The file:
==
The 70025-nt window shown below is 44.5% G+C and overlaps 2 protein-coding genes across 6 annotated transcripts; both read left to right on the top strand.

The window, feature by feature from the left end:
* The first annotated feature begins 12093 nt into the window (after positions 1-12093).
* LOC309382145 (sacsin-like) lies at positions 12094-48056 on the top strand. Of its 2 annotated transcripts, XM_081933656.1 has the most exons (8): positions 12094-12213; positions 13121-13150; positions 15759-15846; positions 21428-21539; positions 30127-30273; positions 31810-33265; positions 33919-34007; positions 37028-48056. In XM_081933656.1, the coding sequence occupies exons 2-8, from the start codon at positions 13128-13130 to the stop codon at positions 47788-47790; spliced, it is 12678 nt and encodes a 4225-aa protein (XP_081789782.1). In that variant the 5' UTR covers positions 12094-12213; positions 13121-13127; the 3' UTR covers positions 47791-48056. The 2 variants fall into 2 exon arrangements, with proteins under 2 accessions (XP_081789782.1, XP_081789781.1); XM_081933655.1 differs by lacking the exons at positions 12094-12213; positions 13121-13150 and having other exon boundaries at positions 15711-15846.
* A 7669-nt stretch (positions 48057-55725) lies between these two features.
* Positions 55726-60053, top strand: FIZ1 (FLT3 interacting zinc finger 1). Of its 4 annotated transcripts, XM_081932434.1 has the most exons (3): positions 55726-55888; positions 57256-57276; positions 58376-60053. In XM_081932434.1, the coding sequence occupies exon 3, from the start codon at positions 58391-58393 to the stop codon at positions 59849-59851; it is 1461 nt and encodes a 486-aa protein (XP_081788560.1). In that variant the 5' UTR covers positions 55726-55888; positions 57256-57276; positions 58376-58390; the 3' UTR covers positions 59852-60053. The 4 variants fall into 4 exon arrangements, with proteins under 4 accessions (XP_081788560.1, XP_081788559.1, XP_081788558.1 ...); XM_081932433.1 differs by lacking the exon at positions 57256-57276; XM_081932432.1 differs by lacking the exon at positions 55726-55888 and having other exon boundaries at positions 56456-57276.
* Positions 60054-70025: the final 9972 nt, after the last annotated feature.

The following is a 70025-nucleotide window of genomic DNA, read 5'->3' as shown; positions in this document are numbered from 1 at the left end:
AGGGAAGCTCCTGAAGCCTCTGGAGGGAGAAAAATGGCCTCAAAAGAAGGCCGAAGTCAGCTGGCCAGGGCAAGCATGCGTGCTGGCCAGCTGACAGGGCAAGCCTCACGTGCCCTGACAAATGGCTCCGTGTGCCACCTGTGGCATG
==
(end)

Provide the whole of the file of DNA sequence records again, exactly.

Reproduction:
The 70025-nt window shown below is 44.5% G+C and overlaps 2 protein-coding genes across 6 annotated transcripts; both read left to right on the top strand.

The window, feature by feature from the left end:
* The first annotated feature begins 12093 nt into the window (after positions 1-12093).
* LOC309382145 (sacsin-like) lies at positions 12094-48056 on the top strand. Of its 2 annotated transcripts, XM_081933656.1 has the most exons (8): positions 12094-12213; positions 13121-13150; positions 15759-15846; positions 21428-21539; positions 30127-30273; positions 31810-33265; positions 33919-34007; positions 37028-48056. In XM_081933656.1, the coding sequence occupies exons 2-8, from the start codon at positions 13128-13130 to the stop codon at positions 47788-47790; spliced, it is 12678 nt and encodes a 4225-aa protein (XP_081789782.1). In that variant the 5' UTR covers positions 12094-12213; positions 13121-13127; the 3' UTR covers positions 47791-48056. The 2 variants fall into 2 exon arrangements, with proteins under 2 accessions (XP_081789782.1, XP_081789781.1); XM_081933655.1 differs by lacking the exons at positions 12094-12213; positions 13121-13150 and having other exon boundaries at positions 15711-15846.
* A 7669-nt stretch (positions 48057-55725) lies between these two features.
* Positions 55726-60053, top strand: FIZ1 (FLT3 interacting zinc finger 1). Of its 4 annotated transcripts, XM_081932434.1 has the most exons (3): positions 55726-55888; positions 57256-57276; positions 58376-60053. In XM_081932434.1, the coding sequence occupies exon 3, from the start codon at positions 58391-58393 to the stop codon at positions 59849-59851; it is 1461 nt and encodes a 486-aa protein (XP_081788560.1). In that variant the 5' UTR covers positions 55726-55888; positions 57256-57276; positions 58376-58390; the 3' UTR covers positions 59852-60053. The 4 variants fall into 4 exon arrangements, with proteins under 4 accessions (XP_081788560.1, XP_081788559.1, XP_081788558.1 ...); XM_081932433.1 differs by lacking the exon at positions 57256-57276; XM_081932432.1 differs by lacking the exon at positions 55726-55888 and having other exon boundaries at positions 56456-57276.
* Positions 60054-70025: the final 9972 nt, after the last annotated feature.

The following is a 70025-nucleotide window of genomic DNA, read 5'->3' as shown; positions in this document are numbered from 1 at the left end:
AGGGAAGCTCCTGAAGCCTCTGGAGGGAGAAAAATGGCCTCAAAAGAAGGCCGAAGTCAGCTGGCCAGGGCAAGCATGCGTGCTGGCCAGCTGACAGGGCAAGCCTCACGTGCCCTGACAAATGGCTCCGTGTGCCACCTGTGGCATG